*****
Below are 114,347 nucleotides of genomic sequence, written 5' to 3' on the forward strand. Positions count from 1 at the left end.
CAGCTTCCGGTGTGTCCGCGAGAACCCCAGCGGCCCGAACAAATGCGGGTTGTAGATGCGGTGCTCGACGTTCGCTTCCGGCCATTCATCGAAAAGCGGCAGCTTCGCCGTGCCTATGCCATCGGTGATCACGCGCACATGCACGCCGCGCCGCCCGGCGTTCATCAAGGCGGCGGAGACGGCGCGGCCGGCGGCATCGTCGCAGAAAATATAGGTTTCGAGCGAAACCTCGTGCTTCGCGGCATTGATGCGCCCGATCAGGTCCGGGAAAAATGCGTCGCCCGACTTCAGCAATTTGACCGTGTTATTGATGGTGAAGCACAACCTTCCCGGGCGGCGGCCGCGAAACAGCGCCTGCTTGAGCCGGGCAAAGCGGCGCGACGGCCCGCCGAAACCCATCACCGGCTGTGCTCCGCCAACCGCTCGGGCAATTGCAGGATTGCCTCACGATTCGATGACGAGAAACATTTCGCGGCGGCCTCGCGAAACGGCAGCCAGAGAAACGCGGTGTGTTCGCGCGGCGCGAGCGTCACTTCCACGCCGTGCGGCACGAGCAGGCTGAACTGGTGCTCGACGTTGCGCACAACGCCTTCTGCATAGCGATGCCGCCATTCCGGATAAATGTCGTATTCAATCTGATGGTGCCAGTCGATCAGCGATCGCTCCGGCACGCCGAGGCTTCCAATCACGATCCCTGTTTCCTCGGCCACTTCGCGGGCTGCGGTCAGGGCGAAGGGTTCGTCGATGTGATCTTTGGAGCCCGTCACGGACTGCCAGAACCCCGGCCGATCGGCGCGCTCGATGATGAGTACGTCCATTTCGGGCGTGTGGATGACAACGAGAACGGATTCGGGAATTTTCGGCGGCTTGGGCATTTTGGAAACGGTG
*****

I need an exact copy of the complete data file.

Below are 114,347 nucleotides of genomic sequence, written 5' to 3' on the forward strand. Positions count from 1 at the left end.
CAGCTTCCGGTGTGTCCGCGAGAACCCCAGCGGCCCGAACAAATGCGGGTTGTAGATGCGGTGCTCGACGTTCGCTTCCGGCCATTCATCGAAAAGCGGCAGCTTCGCCGTGCCTATGCCATCGGTGATCACGCGCACATGCACGCCGCGCCGCCCGGCGTTCATCAAGGCGGCGGAGACGGCGCGGCCGGCGGCATCGTCGCAGAAAATATAGGTTTCGAGCGAAACCTCGTGCTTCGCGGCATTGATGCGCCCGATCAGGTCCGGGAAAAATGCGTCGCCCGACTTCAGCAATTTGACCGTGTTATTGATGGTGAAGCACAACCTTCCCGGGCGGCGGCCGCGAAACAGCGCCTGCTTGAGCCGGGCAAAGCGGCGCGACGGCCCGCCGAAACCCATCACCGGCTGTGCTCCGCCAACCGCTCGGGCAATTGCAGGATTGCCTCACGATTCGATGACGAGAAACATTTCGCGGCGGCCTCGCGAAACGGCAGCCAGAGAAACGCGGTGTGTTCGCGCGGCGCGAGCGTCACTTCCACGCCGTGCGGCACGAGCAGGCTGAACTGGTGCTCGACGTTGCGCACAACGCCTTCTGCATAGCGATGCCGCCATTCCGGATAAATGTCGTATTCAATCTGATGGTGCCAGTCGATCAGCGATCGCTCCGGCACGCCGAGGCTTCCAATCACGATCCCTGTTTCCTCGGCCACTTCGCGGGCTGCGGTCAGGGCGAAGGGTTCGTCGATGTGATCTTTGGAGCCCGTCACGGACTGCCAGAACCCCGGCCGATCGGCGCGCTCGATGATGAGTACGTCCATTTCGGGCGTGTGGATGACAACGAGAACGGATTCGGGAATTTTCGGCGGCTTGGGCATTTTGGAAACGGTG